If you have been seriously injured in an accident, you will likely have significant medical bills and may even have doctors recommend that you get surgery. However, the insurance company may not agree with your doctors and may want to get a second opinion. This is called an independent medical examination (IME).
What Is The Point of An Independent Medical Examination?
An independent medical examination is in essence a second opinion by a medical professional who is supposed to be “independent.” To understand why an insurance company may want to have you undergo an independent medical exam, let’s consider the following basic example.
You are involved in a car accident, suffer a herniated disc in your back, undergo months of treatment, and then receive a surgical recommendation from your treating doctor. The insurance company may disagree with a variety of issues. They may feel that your treatment was unnecessary, that the herniated disc was not caused by the accident, or that surgery is not the proper course of treatment, just to name a few. To prove this, they will want to have you seen by an independent medical professional.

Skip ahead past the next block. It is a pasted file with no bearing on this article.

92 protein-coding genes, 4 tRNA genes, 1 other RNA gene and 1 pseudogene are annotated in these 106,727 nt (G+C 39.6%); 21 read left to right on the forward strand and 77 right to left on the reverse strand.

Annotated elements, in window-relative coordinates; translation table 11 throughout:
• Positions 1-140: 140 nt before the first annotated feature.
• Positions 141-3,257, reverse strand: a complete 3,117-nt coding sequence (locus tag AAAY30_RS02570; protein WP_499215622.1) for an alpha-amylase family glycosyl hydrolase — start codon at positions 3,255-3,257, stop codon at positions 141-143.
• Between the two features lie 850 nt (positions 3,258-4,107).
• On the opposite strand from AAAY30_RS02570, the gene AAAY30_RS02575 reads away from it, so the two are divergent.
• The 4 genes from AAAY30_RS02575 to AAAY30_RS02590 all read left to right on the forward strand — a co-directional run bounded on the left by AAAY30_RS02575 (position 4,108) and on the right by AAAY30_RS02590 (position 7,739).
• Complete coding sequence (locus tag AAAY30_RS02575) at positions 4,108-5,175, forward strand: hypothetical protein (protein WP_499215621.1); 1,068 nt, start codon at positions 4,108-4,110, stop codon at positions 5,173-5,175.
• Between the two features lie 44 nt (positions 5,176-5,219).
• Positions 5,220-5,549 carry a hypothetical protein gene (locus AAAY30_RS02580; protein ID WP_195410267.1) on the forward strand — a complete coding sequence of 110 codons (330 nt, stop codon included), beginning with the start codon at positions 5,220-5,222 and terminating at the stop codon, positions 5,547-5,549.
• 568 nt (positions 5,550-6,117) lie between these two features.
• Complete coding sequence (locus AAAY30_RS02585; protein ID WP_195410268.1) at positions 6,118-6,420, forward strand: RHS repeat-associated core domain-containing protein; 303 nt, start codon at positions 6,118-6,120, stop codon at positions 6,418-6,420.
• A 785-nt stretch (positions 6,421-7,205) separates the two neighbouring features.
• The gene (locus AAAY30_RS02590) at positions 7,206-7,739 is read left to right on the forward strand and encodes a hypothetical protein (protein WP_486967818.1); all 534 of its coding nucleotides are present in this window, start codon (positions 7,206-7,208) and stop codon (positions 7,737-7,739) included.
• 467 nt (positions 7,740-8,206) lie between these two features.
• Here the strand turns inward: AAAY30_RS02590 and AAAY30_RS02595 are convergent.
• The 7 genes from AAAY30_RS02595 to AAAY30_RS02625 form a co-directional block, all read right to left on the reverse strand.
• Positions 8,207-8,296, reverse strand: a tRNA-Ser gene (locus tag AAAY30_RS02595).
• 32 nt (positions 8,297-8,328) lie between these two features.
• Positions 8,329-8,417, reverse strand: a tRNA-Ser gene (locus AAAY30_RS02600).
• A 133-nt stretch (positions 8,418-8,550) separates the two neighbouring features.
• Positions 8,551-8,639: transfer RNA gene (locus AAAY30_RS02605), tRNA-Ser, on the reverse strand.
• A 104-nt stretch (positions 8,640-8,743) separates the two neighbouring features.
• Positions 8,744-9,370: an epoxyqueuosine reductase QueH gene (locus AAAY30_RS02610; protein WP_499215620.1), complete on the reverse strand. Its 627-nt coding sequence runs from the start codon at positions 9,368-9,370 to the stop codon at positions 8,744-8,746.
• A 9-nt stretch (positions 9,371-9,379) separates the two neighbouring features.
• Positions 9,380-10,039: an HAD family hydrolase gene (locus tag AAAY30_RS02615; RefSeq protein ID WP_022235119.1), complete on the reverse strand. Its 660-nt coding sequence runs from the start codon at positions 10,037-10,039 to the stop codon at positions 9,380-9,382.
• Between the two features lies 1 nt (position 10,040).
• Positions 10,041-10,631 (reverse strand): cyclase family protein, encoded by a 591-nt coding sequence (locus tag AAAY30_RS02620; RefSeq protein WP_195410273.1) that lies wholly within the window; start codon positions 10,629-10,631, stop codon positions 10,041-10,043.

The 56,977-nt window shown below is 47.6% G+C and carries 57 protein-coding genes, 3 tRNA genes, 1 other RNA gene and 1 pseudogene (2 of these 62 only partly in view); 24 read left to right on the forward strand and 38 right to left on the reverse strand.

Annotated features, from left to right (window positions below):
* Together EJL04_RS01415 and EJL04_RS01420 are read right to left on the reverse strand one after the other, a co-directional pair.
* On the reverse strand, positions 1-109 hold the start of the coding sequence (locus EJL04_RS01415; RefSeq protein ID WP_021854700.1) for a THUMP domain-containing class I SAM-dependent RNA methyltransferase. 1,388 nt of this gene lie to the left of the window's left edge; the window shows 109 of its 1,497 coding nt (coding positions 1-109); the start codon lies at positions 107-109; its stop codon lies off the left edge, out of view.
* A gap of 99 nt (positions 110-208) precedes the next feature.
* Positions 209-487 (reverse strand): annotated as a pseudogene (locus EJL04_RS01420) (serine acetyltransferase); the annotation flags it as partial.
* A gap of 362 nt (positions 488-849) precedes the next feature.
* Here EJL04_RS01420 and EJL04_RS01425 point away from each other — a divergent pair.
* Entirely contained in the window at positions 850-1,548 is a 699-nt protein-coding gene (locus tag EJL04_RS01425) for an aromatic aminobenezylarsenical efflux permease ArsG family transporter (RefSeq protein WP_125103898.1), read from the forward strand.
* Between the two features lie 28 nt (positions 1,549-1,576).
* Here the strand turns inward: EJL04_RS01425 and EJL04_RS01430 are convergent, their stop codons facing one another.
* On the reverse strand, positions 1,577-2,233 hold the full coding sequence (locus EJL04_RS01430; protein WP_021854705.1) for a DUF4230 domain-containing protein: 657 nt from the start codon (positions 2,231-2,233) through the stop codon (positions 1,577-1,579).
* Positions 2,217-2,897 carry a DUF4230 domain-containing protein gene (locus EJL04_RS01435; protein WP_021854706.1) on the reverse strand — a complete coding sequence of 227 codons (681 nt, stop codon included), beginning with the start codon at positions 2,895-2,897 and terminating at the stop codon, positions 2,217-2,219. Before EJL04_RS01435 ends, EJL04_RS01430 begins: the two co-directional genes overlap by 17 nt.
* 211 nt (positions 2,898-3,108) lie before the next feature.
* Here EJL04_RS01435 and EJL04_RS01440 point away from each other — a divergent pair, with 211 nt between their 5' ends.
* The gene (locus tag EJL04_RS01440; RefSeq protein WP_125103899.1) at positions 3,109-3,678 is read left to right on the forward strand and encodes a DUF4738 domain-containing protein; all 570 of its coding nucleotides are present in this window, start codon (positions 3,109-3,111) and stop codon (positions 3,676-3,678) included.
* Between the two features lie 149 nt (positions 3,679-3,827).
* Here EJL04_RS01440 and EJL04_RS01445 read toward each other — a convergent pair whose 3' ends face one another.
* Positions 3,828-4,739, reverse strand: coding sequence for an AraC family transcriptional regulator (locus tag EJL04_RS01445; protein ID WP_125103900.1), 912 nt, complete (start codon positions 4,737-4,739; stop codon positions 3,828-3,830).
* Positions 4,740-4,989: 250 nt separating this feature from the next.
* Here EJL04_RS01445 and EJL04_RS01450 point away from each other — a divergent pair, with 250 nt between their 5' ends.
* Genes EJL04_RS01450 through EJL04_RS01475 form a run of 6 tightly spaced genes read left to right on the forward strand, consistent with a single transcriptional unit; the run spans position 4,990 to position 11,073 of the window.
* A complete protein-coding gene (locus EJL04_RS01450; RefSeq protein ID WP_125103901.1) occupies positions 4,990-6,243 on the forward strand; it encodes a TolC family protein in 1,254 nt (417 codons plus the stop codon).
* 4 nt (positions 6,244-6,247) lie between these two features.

What Can I Do About The Opinion of the IME?
You will have to show that the treatment you got was reasonable and necessary, that the injuries you suffered were related to the accident, and that your doctor’s opinion on surgery is correct. This can generally be accomplished through the testimony of your treating physician. Keep in mind that an independent medical examiner (1) is hired by the insurance company and (2) will likely only see you one time. Your treating physician, on the other hand, will have seen you continuously since the accident and will have a much better idea about your particular condition and the proper course of treatment for you.